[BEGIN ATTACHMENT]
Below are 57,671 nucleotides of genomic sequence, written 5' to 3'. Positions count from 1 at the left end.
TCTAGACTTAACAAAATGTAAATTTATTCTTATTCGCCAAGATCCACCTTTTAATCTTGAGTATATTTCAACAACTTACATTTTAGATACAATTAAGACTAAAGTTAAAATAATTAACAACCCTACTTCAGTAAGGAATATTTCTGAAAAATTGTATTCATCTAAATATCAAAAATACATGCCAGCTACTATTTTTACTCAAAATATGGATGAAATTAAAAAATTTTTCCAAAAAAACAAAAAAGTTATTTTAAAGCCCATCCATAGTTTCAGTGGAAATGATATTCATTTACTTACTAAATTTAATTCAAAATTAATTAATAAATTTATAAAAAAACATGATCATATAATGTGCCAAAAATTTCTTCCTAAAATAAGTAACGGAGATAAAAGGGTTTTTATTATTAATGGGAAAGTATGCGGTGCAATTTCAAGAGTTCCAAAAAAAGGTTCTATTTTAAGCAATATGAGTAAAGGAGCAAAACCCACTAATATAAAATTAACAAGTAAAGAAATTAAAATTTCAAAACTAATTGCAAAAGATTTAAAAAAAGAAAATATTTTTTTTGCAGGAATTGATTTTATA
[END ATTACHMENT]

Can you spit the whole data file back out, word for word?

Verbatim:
Below are 57,671 nucleotides of genomic sequence, written 5' to 3'. Positions count from 1 at the left end.
TCTAGACTTAACAAAATGTAAATTTATTCTTATTCGCCAAGATCCACCTTTTAATCTTGAGTATATTTCAACAACTTACATTTTAGATACAATTAAGACTAAAGTTAAAATAATTAACAACCCTACTTCAGTAAGGAATATTTCTGAAAAATTGTATTCATCTAAATATCAAAAATACATGCCAGCTACTATTTTTACTCAAAATATGGATGAAATTAAAAAATTTTTCCAAAAAAACAAAAAAGTTATTTTAAAGCCCATCCATAGTTTCAGTGGAAATGATATTCATTTACTTACTAAATTTAATTCAAAATTAATTAATAAATTTATAAAAAAACATGATCATATAATGTGCCAAAAATTTCTTCCTAAAATAAGTAACGGAGATAAAAGGGTTTTTATTATTAATGGGAAAGTATGCGGTGCAATTTCAAGAGTTCCAAAAAAAGGTTCTATTTTAAGCAATATGAGTAAAGGAGCAAAACCCACTAATATAAAATTAACAAGTAAAGAAATTAAAATTTCAAAACTAATTGCAAAAGATTTAAAAAAAGAAAATATTTTTTTTGCAGGAATTGATTTTATA